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Travels: Coffee in My Own Town and Far Away

February 15, 2012

I love finding interesting stuff in my own town. Especially when “interesting stuff” equals good food and drink. The lovely Allison Costa of Ventura Food Tours helped me find one of those places one Saturday morning.

Allison organizes group trips around Ventura County to special food spots – restaurants, manufacturers, growers, bakeries – anyone who make things worth tasting.

I met up with her and about a dozen other coffee lovers one Saturday morning at Beacon Coffee to learn from master roaster John Wheir.
Coffee tour
That’s John in the blue shirt.

He led us through the process of “Cupping,” which is far more than simply tasting. It is the way coffee buyers test coffee beans before they make their purchase.

A precise amount of ground coffee is mixed with a precise amount of water (at, guess what – a precise temperature) and steeped for a precise amount of time.

At the perfect moment, you lean over with and put your nose right above the cup. The coffee grounds have formed a cap on top of the water in the cup.

Working with speed and conviction, you push the cap away from you with the back of a large spoon just as you take a big, slurpy inhale of the steam. IF you do this right – and chances are you won’t the first time – you get a big whiff of all the magic, complex odors contained in those roasted beans.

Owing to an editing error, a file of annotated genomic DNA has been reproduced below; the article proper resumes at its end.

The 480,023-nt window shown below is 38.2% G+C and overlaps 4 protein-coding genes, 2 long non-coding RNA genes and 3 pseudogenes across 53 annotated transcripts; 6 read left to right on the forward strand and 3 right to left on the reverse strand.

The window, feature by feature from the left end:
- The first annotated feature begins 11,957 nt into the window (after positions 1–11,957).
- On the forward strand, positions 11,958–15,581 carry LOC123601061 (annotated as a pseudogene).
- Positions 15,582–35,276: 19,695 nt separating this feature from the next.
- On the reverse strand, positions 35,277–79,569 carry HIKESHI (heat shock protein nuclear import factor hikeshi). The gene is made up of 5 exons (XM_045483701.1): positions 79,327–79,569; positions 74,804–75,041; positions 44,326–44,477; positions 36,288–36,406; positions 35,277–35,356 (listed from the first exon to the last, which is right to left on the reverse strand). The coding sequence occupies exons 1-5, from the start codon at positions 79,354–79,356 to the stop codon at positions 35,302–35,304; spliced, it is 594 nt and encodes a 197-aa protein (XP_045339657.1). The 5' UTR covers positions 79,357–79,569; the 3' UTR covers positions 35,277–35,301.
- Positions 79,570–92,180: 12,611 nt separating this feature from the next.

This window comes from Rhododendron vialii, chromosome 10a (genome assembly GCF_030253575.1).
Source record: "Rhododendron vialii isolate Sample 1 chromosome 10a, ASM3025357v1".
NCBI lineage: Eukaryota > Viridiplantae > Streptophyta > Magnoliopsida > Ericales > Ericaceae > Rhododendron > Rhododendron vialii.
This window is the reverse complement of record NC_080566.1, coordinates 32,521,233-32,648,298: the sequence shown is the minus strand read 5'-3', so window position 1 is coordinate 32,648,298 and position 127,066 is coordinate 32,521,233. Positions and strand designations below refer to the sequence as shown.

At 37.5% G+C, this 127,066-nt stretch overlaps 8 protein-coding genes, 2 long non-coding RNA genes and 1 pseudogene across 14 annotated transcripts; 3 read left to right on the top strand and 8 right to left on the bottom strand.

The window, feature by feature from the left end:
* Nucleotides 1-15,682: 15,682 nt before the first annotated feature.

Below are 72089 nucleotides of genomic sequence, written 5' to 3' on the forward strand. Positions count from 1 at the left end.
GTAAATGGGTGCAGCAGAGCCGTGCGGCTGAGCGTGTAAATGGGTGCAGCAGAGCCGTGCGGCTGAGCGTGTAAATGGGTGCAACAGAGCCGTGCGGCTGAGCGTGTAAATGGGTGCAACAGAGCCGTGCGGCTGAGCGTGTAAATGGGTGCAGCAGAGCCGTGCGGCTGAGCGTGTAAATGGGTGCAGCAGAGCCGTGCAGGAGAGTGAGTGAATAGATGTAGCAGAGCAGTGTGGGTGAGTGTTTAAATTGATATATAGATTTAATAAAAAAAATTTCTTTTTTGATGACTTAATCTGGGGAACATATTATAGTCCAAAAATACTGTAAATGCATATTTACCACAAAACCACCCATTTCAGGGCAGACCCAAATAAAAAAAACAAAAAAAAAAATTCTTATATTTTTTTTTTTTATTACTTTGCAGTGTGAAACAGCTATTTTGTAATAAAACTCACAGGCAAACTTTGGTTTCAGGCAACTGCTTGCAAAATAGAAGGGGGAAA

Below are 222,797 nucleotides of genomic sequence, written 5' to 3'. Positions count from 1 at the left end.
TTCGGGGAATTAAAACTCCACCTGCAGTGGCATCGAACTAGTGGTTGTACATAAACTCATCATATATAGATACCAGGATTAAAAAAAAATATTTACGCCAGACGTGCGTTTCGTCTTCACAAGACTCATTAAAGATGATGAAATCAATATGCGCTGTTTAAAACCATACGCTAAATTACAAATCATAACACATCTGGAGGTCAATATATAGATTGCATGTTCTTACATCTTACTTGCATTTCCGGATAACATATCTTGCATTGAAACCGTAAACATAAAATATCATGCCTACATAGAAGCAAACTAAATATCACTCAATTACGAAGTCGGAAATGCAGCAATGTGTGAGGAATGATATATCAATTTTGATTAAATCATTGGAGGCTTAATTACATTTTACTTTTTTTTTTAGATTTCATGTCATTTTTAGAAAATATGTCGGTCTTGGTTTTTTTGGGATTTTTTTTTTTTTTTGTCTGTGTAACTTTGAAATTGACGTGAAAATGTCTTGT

John from Beacon Coffee cupping some Costa Rican peaberry

I didn’t do it right – most of us didn’t, being too shy to take a big enough, loud enough sniff – but the guy across from me did, and apparently it was worth doing. He began happily crowing “I got it! I got it!”

After the sniff, you taste the coffee at different time intervals. I can’t overstate how amazing this was. For the first taste, the coffee was far too bright and acid for my taste, which is something I had experienced before with other Costa Rican coffees (which this was).

But then…a few minutes later, the coffee’s flavor had mellowed and more richer, caramel flavors had come out. A few minutes later and the coffee was unrecognizable as the coffee I had first tasted – and it was really, really good.

John knows his coffee. He has roasted for some of the biggest names in the business, including Whole Foods. He and his wife travel to coffee-growing regions to select beans straight from growers. He was leaving for Costa Rica soon after our tour.

I loved finding out about Beacon Coffee and getting a chance to reconnect with Allison, whom I had met at an event. I’m also happy to be able to buy coffee from a small, local business that has an appreciation for and a dedication to quality. You should come over. I have some totally good coffee for you to try.

Remind me to tell you sometime about my trip to a coffee farm in Costa Rica. Here are a couple photos to tide you over:
Coffee plants and Melvin
Melvin, our tour guide, explains how coffee grows.

Coffee warehouse
Coffee storage
Melvin turning coffee beans in the sun
Coffee drying in the sun
This is not a sponsored post. I paid for my own tour, and enjoyed it.

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